Hard times everywhere. Black lives matter. And Black art matters.

This morning, I woke up to a text message I received last night. 

"I wonder if you are sitting and watching live feeds from ferguson too."

And last night, I wasn't. I saw the news. I read some Aimé Césaire poems. I went to sleep. I dreamt of translating poems. And woke up with those dreams swirling in my head.

This morning, I found that message and Ferguson came rushing in. And I listened to the radio reports. Read the online news. 

And then went back to a book of poems I've been reading. Shane McCrae's book of poetry, Blood.

And something about spending time with his words brought back the enormity of the situation. The fact that, as I read in a friend's post online, it's not the riots that are the great risk or the greatest threat, it's the possibility of more Darren Wilsons.

You stab a man you      break his skull

you want that man to see you

That man won't know he's      / Nothing

if he can't look you in the eye

Reading online of Wilson's testimony: this demon he imagined had been unleashed upon him. The desperation and the mania Wilson imagined in the body, the face, the arms of Michael Brown. The depth of white fear. The shocking, irrepressible white ability to imagine and re-imagine the possibility of danger in a black body.

McCrae has a poem in the voice of a free black soldier during the Civil War era. This voice says:

One day we stopped a train took    Yankee / Money

I held my rifle on a Yankee

soldier he    just looked at me so scared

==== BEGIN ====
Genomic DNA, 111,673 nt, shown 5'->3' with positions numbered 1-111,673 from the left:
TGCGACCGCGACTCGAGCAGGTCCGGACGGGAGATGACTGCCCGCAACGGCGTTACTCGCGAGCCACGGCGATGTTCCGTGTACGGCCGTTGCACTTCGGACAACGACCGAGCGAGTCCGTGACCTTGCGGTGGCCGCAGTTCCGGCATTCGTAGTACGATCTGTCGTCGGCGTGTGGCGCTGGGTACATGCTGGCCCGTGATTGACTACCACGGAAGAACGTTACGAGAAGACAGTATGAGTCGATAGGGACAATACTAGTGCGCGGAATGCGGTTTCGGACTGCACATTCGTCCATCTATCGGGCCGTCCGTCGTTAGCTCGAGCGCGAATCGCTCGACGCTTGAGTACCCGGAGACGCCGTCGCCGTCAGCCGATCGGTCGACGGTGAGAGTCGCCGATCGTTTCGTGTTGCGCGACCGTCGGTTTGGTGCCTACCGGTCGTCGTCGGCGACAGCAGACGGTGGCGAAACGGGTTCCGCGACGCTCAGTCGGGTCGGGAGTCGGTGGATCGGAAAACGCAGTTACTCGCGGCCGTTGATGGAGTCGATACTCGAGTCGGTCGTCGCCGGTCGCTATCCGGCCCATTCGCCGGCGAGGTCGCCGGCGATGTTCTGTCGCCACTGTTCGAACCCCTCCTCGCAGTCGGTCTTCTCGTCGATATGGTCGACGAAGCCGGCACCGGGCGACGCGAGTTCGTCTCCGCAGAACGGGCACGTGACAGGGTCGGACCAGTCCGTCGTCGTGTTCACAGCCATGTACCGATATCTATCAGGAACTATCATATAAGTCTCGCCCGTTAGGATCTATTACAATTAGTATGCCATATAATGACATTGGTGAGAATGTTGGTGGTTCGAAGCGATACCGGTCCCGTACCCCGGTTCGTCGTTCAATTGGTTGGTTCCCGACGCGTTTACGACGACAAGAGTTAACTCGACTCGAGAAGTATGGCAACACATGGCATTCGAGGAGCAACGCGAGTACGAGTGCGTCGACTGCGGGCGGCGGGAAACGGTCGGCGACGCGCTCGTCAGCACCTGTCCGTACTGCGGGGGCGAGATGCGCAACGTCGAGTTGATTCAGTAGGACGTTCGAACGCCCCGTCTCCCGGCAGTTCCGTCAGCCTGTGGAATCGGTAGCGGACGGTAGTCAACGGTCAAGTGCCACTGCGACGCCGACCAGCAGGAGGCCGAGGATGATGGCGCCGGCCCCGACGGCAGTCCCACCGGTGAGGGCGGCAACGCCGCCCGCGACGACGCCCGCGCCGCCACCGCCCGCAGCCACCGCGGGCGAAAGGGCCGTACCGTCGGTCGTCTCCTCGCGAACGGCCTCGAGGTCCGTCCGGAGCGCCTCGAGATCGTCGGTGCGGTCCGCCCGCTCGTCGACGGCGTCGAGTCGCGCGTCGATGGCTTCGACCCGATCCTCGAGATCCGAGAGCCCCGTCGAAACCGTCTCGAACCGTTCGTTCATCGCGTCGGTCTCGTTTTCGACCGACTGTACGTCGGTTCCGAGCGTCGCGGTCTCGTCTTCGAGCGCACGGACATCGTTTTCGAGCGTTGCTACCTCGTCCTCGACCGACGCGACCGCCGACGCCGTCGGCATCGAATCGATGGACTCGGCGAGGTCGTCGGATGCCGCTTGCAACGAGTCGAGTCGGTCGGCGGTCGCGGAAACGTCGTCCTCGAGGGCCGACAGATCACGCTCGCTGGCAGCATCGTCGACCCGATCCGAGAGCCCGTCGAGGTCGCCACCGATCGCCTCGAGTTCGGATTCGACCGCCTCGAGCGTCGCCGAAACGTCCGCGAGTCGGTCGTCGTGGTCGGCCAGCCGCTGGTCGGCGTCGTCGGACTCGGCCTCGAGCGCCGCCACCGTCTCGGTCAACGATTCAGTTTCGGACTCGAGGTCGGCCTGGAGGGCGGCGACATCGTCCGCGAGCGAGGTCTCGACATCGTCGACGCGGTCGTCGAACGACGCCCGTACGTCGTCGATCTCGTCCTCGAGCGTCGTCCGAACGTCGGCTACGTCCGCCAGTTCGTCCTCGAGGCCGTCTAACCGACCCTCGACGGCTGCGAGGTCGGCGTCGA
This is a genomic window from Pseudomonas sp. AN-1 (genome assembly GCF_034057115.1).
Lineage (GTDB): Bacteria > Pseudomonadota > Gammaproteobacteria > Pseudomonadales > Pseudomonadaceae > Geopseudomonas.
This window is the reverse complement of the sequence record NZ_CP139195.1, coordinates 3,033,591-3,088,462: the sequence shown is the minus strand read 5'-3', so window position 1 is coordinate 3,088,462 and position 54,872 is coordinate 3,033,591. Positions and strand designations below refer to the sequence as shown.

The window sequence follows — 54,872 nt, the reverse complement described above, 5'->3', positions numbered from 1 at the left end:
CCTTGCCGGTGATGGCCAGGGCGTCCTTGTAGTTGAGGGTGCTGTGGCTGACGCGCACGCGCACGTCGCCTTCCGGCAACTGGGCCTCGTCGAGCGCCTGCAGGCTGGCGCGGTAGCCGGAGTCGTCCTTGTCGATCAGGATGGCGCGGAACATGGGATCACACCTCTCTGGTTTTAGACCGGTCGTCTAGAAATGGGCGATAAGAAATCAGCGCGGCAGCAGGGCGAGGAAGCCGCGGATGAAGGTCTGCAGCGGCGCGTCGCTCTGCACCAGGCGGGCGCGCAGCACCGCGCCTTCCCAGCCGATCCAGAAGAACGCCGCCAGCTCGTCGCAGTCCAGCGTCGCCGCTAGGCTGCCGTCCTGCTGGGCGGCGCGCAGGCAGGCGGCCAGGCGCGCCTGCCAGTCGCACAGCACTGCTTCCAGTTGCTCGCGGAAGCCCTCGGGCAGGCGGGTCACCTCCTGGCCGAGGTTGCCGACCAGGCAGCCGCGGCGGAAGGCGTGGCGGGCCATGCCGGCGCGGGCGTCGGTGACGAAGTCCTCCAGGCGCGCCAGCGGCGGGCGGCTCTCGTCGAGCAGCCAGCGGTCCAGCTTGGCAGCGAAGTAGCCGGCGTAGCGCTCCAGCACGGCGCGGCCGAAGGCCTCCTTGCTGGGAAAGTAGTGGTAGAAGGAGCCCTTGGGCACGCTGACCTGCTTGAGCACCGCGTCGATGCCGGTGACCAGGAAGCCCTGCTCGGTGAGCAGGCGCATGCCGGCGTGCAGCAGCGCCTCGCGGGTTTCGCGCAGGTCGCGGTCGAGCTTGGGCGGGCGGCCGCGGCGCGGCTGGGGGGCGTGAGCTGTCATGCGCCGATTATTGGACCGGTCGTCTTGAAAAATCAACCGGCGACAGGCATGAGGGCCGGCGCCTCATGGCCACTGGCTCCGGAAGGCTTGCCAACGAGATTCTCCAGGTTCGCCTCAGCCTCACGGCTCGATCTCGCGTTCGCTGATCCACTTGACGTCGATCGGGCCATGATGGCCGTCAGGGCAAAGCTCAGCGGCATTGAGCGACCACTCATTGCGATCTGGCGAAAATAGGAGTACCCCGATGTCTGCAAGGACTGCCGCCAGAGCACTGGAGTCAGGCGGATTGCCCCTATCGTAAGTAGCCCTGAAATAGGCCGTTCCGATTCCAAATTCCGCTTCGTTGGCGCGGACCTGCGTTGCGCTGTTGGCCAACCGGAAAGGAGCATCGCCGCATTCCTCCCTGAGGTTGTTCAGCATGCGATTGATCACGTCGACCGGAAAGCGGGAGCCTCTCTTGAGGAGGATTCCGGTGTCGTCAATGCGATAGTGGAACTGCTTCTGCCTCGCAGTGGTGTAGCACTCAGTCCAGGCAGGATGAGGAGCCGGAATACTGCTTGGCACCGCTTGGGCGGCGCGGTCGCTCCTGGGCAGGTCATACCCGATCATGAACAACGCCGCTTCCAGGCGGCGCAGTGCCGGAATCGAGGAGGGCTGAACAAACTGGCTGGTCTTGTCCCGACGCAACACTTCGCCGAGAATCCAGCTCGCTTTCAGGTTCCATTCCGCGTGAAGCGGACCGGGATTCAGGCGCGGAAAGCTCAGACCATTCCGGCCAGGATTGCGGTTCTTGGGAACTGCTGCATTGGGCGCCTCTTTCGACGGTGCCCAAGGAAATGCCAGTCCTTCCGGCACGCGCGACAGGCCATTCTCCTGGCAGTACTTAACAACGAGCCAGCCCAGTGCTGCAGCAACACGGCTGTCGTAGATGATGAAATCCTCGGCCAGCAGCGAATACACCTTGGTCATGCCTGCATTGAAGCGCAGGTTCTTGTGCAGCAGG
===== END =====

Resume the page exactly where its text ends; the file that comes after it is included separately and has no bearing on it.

Like he never knew / What a rifle was

until he saw one in my hands

It seems Wilson was afraid because—as officers always say in these murder cases—he thought he saw Brown reach for his waistband. Even the possibility of a gun in a black hand is overwhelming. The possibility makes for a reasonable fear in the eyes of that grand jury. The possibility is enough to make murder justifiable in the eyes of the law.

The videos I saw online have interviews with witnesses to the murder. They talk about the injustice represented by the amount of time Brown's body spent on the ground. How could they leave his body there so long. How could they not cover his body with something. There were children around, they say. One woman said the blood was red at first. Then, the blood stayed there so long on the pavement that it turned black.

And blood sprayed from the artery

A rose

like if the Lord had stopped

making in the middle of mak-

ing red


and never made their boundaries


As Autumn Knight says in this video: Hard times everywhere.

Autumn Knight: in-situ artist in –residence (006) 2014 from PeopleStaring on Vimeo.


Black lives matter. And Black art matters. And helps.